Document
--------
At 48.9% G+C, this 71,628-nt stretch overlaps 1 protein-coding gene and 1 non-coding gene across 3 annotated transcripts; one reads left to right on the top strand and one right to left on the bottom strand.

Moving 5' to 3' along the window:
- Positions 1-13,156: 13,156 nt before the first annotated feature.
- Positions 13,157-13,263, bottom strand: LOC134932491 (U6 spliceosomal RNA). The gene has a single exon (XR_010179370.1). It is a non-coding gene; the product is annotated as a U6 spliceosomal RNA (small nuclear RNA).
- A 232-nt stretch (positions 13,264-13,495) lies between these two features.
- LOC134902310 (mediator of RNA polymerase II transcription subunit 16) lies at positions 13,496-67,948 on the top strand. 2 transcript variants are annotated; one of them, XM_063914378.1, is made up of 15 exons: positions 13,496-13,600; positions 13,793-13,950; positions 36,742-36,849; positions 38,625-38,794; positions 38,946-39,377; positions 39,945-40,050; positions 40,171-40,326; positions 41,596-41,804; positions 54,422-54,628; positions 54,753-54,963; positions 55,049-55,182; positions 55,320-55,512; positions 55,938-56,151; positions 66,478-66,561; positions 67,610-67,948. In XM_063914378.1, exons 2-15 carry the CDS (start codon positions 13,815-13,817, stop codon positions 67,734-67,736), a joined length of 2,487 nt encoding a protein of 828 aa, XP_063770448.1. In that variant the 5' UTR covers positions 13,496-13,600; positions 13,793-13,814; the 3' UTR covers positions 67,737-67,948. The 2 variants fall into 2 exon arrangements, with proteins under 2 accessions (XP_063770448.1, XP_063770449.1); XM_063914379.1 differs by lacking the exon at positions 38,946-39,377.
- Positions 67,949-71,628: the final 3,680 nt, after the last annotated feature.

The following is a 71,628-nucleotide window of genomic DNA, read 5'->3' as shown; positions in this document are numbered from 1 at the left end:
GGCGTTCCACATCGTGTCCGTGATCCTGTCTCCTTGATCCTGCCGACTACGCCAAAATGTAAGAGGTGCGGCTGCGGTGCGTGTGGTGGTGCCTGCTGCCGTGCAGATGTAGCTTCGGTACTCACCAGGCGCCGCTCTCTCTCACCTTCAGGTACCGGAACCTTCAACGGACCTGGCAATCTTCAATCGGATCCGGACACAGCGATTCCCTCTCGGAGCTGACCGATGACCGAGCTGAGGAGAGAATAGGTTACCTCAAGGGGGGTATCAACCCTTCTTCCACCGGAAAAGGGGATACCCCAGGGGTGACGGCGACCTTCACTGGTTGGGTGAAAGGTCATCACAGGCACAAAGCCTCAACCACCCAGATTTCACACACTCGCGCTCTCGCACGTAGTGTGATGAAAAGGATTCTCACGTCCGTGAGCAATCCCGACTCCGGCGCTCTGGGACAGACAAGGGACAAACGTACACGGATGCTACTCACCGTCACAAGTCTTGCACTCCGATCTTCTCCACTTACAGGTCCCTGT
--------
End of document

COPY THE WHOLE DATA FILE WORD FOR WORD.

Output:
At 48.9% G+C, this 71,628-nt stretch overlaps 1 protein-coding gene and 1 non-coding gene across 3 annotated transcripts; one reads left to right on the top strand and one right to left on the bottom strand.

Moving 5' to 3' along the window:
- Positions 1-13,156: 13,156 nt before the first annotated feature.
- Positions 13,157-13,263, bottom strand: LOC134932491 (U6 spliceosomal RNA). The gene has a single exon (XR_010179370.1). It is a non-coding gene; the product is annotated as a U6 spliceosomal RNA (small nuclear RNA).
- A 232-nt stretch (positions 13,264-13,495) lies between these two features.
- LOC134902310 (mediator of RNA polymerase II transcription subunit 16) lies at positions 13,496-67,948 on the top strand. 2 transcript variants are annotated; one of them, XM_063914378.1, is made up of 15 exons: positions 13,496-13,600; positions 13,793-13,950; positions 36,742-36,849; positions 38,625-38,794; positions 38,946-39,377; positions 39,945-40,050; positions 40,171-40,326; positions 41,596-41,804; positions 54,422-54,628; positions 54,753-54,963; positions 55,049-55,182; positions 55,320-55,512; positions 55,938-56,151; positions 66,478-66,561; positions 67,610-67,948. In XM_063914378.1, exons 2-15 carry the CDS (start codon positions 13,815-13,817, stop codon positions 67,734-67,736), a joined length of 2,487 nt encoding a protein of 828 aa, XP_063770448.1. In that variant the 5' UTR covers positions 13,496-13,600; positions 13,793-13,814; the 3' UTR covers positions 67,737-67,948. The 2 variants fall into 2 exon arrangements, with proteins under 2 accessions (XP_063770448.1, XP_063770449.1); XM_063914379.1 differs by lacking the exon at positions 38,946-39,377.
- Positions 67,949-71,628: the final 3,680 nt, after the last annotated feature.

The following is a 71,628-nucleotide window of genomic DNA, read 5'->3' as shown; positions in this document are numbered from 1 at the left end:
GGCGTTCCACATCGTGTCCGTGATCCTGTCTCCTTGATCCTGCCGACTACGCCAAAATGTAAGAGGTGCGGCTGCGGTGCGTGTGGTGGTGCCTGCTGCCGTGCAGATGTAGCTTCGGTACTCACCAGGCGCCGCTCTCTCTCACCTTCAGGTACCGGAACCTTCAACGGACCTGGCAATCTTCAATCGGATCCGGACACAGCGATTCCCTCTCGGAGCTGACCGATGACCGAGCTGAGGAGAGAATAGGTTACCTCAAGGGGGGTATCAACCCTTCTTCCACCGGAAAAGGGGATACCCCAGGGGTGACGGCGACCTTCACTGGTTGGGTGAAAGGTCATCACAGGCACAAAGCCTCAACCACCCAGATTTCACACACTCGCGCTCTCGCACGTAGTGTGATGAAAAGGATTCTCACGTCCGTGAGCAATCCCGACTCCGGCGCTCTGGGACAGACAAGGGACAAACGTACACGGATGCTACTCACCGTCACAAGTCTTGCACTCCGATCTTCTCCACTTACAGGTCCCTGT